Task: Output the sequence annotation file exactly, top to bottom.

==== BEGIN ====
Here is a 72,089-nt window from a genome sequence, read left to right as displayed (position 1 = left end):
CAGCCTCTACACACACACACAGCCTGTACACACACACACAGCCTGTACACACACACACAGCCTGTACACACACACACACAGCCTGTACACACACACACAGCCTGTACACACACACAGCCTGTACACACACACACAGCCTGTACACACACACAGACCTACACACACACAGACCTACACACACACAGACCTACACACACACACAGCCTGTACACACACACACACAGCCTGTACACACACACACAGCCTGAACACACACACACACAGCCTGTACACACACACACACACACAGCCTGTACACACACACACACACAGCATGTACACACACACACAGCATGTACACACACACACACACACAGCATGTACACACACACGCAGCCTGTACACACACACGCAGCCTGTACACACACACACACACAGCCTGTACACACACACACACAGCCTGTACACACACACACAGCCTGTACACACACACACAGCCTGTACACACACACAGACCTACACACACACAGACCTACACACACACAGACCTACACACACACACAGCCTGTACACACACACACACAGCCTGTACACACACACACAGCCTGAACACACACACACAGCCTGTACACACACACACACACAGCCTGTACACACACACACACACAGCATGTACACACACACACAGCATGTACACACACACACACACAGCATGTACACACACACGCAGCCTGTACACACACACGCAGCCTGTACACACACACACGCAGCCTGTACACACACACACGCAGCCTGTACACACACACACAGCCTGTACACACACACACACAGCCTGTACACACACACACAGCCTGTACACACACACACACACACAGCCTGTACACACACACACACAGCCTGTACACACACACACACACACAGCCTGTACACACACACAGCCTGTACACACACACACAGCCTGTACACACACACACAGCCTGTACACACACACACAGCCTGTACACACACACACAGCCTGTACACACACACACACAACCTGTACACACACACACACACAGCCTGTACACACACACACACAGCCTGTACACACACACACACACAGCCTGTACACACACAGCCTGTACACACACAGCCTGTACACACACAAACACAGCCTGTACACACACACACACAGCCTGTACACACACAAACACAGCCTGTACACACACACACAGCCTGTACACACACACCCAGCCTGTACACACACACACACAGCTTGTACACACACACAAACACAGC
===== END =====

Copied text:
Here is a 72,089-nt window from a genome sequence, read left to right as displayed (position 1 = left end):
CAGCCTCTACACACACACACAGCCTGTACACACACACACAGCCTGTACACACACACACAGCCTGTACACACACACACACAGCCTGTACACACACACACAGCCTGTACACACACACAGCCTGTACACACACACACAGCCTGTACACACACACAGACCTACACACACACAGACCTACACACACACAGACCTACACACACACACAGCCTGTACACACACACACACAGCCTGTACACACACACACAGCCTGAACACACACACACACAGCCTGTACACACACACACACACACAGCCTGTACACACACACACACACAGCATGTACACACACACACAGCATGTACACACACACACACACACAGCATGTACACACACACGCAGCCTGTACACACACACGCAGCCTGTACACACACACACACACAGCCTGTACACACACACACACAGCCTGTACACACACACACAGCCTGTACACACACACACAGCCTGTACACACACACAGACCTACACACACACAGACCTACACACACACAGACCTACACACACACACAGCCTGTACACACACACACACAGCCTGTACACACACACACAGCCTGAACACACACACACAGCCTGTACACACACACACACACAGCCTGTACACACACACACACACAGCATGTACACACACACACAGCATGTACACACACACACACACAGCATGTACACACACACGCAGCCTGTACACACACACGCAGCCTGTACACACACACACGCAGCCTGTACACACACACACGCAGCCTGTACACACACACACAGCCTGTACACACACACACACAGCCTGTACACACACACACAGCCTGTACACACACACACACACACAGCCTGTACACACACACACACAGCCTGTACACACACACACACACACAGCCTGTACACACACACAGCCTGTACACACACACACAGCCTGTACACACACACACAGCCTGTACACACACACACAGCCTGTACACACACACACAGCCTGTACACACACACACACAACCTGTACACACACACACACACAGCCTGTACACACACACACACAGCCTGTACACACACACACACACAGCCTGTACACACACAGCCTGTACACACACAGCCTGTACACACACAAACACAGCCTGTACACACACACACACAGCCTGTACACACACAAACACAGCCTGTACACACACACACAGCCTGTACACACACACCCAGCCTGTACACACACACACACAGCTTGTACACACACACAAACACAGC